In a reminder that substance matters over form, a company that was not itself the employer, was held 60% liable for the injuries suffered by an injured worker due the control it exercised over the working environment.
On 2 May 2011 the plaintiff was severely injured while unloading timber beams from a shipping container at the premises of his employer, RTS Holdings Pty Ltd. The plaintiff sued RTS as his employer and a second company, Strategic Formwork Pty Ltd which he said exercised control over RTS.
The NSW Court of Appeal confirmed the primary Judge’s decision that Strategic, which was not the employer of the plaintiff but was a related company, nonetheless owed him a duty of care. The Court accepted that Strategic controlled the plaintiff’s work activities, and that its director was responsible for devising the system of work and overseeing all activities undertaken by the employer relating to the occupational health and safety of its employees.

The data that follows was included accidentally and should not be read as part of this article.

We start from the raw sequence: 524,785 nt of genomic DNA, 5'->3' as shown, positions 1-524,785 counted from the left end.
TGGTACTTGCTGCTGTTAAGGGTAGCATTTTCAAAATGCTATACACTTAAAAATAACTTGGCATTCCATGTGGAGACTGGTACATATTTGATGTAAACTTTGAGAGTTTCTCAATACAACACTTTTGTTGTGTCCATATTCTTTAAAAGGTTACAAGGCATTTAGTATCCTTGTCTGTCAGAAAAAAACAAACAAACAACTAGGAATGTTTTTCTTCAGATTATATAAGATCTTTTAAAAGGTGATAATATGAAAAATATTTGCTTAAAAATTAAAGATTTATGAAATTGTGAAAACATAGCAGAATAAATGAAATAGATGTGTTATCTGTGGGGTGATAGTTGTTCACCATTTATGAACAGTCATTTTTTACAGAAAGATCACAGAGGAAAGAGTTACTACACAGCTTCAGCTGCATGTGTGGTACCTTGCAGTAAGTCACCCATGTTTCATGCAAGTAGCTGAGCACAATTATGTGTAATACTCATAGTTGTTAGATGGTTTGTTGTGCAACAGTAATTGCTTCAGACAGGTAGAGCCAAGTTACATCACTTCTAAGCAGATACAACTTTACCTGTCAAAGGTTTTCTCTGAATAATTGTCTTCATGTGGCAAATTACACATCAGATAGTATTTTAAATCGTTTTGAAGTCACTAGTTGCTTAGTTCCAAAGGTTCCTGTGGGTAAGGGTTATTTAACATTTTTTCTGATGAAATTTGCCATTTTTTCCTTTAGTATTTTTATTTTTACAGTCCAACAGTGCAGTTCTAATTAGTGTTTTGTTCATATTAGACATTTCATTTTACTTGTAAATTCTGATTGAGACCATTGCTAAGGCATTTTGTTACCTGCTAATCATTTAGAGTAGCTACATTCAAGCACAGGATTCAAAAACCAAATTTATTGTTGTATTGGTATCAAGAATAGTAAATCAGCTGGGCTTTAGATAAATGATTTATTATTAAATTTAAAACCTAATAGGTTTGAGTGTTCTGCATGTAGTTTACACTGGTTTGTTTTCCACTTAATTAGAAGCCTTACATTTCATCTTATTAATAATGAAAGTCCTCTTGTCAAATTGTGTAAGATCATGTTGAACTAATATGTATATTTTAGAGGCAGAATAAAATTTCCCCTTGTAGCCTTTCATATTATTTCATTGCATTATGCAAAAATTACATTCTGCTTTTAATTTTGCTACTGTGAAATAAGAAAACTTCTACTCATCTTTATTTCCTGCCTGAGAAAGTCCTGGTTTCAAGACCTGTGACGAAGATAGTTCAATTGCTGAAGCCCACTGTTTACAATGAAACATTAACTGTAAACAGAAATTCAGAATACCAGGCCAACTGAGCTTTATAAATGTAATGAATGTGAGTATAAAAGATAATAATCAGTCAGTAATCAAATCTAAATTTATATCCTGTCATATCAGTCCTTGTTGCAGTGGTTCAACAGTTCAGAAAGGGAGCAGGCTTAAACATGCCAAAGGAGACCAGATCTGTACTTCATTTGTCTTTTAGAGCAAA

The Court reached this conclusion even though the accident occurred in the course of undertaking work for his employer, the work was undertaken on the employer’s property, and Strategic, as a related third party company, was not even present at the time of incident.
This potentially broadens the scope of those parties which may be held responsible for workplace injuries. In some circumstances at least, the Court is willing look at who is the author responsible for directing the manner in which work is undertaken.
Get the latest news insights and articles straight to your inbox, simply enter your details.